University doubles down on reporting system only weeks after legal firm issues demand letter
Students accused of violating the policy are encouraged not to defend themselves and simply ‘take responsibility for their actions.’
‘There’s a real risk here that speech is going to be chilled even further by this new app, [its] just another way to report each other,’ an attorney told Campus Reform.
Clemson University (Clemson) in South Carolina, announced earlier this month that it is rolling out a new reporting system called RealResponse, making it easier for students and faculty to report “misconduct and integrity issues.”
The app enables students to report incidents by text, keeping the student anonymous. The app also allows the reporter to include photos and videos.
The app was initially designed for “collegiate athletic departments and professional and amateur sports franchises and organizations.”
Only two weeks before, Clemson had received an Oct. 3 demand letter from Southeastern Legal Foundation (SLF) calling for the university’s anti-harassment and anti-discrimination policy to be changed due to its “overbroad” and “vague” nature.
“We are concerned that the policies infringe on students’ First Amendment rights because they are unconstitutionally vague and overbroad, they allow officials to discriminate against the content and viewpoint of speech, and they chill freedom of expression,” the letter read.
Students accused of violating the policy are encouraged not to defend themselves and simply “take responsibility for [their] actions.”
“During this time is not the time to argue your case, or be uncooperative with the staff member,” the policy reads. “Demonstrating that you have learned something from the incident will make the whole process easier for you.”
SLF argues in the letter that no policy should be so broad that “students must hazard guesses as to what conduct or speech is punishable.”
SLF attorney Cece O'Leary spoke with Campus Reform about the demand letter and the new Clemson reporting app.
“Just like how the harassment policy encourages students to report each other any time they feel unsafe or unwelcome, it looks like this reporting app does the same thing. Where it's encouraging students to report each other any time they feel unsafe on campus,” O’Leary explained. “But as we know that is…very subjective and vague term[inology].”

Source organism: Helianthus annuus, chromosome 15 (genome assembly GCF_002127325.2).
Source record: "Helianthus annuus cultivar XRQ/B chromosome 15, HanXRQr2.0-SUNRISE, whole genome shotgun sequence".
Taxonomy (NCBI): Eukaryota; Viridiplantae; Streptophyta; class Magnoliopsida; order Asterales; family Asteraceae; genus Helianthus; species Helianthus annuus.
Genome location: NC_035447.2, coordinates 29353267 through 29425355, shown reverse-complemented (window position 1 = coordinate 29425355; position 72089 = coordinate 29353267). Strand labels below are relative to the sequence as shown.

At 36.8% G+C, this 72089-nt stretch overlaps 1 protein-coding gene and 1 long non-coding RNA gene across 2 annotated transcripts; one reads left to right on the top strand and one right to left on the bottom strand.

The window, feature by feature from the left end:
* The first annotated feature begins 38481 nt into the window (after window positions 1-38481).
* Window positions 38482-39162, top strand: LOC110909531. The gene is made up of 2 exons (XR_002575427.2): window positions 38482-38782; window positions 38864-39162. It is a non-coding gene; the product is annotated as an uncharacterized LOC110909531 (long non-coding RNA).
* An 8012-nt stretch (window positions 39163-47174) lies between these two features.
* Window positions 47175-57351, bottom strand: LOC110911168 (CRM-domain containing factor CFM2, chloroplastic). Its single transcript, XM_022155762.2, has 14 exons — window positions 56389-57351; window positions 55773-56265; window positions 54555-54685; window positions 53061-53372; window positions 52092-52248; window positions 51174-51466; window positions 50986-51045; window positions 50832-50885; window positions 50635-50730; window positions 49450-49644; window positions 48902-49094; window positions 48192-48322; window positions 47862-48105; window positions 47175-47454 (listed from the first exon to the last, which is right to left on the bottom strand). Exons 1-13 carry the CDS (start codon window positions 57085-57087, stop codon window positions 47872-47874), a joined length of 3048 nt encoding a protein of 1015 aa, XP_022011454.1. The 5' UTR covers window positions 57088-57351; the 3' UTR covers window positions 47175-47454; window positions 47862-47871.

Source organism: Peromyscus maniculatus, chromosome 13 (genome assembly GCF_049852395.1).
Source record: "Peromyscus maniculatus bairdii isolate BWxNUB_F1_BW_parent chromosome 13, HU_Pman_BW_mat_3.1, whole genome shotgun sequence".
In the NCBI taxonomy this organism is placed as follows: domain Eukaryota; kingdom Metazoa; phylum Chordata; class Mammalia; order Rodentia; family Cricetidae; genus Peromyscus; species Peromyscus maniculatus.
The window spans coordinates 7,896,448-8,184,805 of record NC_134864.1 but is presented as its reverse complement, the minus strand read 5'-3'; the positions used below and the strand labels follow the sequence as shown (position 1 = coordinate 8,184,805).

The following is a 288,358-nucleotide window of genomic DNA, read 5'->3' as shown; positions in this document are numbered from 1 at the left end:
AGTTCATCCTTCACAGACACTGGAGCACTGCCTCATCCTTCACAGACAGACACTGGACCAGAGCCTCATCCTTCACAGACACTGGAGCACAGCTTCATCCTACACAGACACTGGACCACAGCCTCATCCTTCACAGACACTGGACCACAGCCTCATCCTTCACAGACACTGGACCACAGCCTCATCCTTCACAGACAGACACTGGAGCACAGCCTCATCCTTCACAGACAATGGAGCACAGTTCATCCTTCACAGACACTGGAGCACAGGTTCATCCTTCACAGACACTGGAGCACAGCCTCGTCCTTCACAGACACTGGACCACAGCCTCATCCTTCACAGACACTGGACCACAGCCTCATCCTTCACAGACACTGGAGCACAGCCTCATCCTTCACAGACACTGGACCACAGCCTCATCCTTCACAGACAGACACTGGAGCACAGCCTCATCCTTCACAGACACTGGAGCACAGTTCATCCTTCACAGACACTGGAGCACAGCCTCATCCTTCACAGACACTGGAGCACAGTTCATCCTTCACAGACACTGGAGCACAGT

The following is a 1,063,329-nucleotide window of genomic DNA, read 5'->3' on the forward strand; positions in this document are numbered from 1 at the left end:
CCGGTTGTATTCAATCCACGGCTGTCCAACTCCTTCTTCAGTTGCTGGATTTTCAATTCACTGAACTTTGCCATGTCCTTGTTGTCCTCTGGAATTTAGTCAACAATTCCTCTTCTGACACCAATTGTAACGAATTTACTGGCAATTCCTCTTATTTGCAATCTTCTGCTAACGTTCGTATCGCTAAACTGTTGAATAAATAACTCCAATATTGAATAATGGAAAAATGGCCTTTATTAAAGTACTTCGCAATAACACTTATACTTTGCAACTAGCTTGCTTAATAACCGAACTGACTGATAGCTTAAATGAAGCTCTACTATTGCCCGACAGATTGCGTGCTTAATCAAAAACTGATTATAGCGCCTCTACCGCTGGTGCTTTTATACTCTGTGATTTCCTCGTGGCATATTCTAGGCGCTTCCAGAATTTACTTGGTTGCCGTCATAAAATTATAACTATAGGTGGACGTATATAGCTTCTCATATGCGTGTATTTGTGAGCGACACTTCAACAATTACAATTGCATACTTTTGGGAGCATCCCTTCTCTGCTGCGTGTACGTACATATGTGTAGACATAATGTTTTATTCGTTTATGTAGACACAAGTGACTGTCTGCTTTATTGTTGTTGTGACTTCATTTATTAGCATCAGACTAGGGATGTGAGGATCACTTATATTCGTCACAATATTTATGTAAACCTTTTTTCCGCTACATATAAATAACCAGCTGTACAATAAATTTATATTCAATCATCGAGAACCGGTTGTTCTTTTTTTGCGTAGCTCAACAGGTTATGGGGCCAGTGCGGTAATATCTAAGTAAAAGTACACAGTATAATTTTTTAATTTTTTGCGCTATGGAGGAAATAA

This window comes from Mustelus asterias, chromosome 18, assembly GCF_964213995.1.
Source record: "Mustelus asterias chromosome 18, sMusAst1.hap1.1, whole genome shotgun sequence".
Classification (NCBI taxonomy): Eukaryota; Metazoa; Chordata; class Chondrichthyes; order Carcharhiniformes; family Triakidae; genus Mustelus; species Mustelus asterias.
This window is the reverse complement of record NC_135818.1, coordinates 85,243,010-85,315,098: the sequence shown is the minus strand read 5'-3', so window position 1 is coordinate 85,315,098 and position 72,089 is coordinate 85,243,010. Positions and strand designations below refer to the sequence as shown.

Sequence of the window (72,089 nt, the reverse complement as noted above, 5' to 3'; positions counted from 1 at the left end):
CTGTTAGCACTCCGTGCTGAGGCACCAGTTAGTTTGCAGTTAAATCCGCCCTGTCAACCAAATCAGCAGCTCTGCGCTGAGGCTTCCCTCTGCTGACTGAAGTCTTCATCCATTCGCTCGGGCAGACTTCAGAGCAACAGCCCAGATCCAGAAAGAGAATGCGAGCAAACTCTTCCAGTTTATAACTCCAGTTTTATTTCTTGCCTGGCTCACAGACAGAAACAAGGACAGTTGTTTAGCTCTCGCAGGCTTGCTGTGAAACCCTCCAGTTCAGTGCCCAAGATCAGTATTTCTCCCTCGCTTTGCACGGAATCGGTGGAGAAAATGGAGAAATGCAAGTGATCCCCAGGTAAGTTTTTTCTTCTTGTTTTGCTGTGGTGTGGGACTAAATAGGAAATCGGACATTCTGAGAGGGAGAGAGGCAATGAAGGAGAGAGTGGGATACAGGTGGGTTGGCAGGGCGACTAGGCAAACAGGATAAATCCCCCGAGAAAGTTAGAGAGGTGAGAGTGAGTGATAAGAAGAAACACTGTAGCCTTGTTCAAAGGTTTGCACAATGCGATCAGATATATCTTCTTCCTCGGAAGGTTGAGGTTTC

O’Leary pointed out that neither the harassment policy nor the new app announcement lays out a concrete plan of action after a report is raised.
“There’s a real risk here that speech is going to be chilled even further by this new app, [it’s] just another way to report each other,” she said.
When asked about the timing of the university’s announcement, O’Leary admitted it seemed “suspicious.”
“The timing is certainly suspicious and it just underscores that universities feel like they don’t have to answer to anyone and that’s why our letter is especially timely because we will hold universities accountable,” she stated. “Whatever message they might be trying to send with this new app we want to ensure that they are complying with the First Amendment across the board.”
O’Leary told Campus Reform that SLF was monitoring the new developments at Clemson and encouraged students in the meantime to educate themselves about the policies and meet with administrators and “take their concerns to them and express why these policies are so dangerous.”
Campus Reform contacted Clemson for comment and will update this article accordingly.
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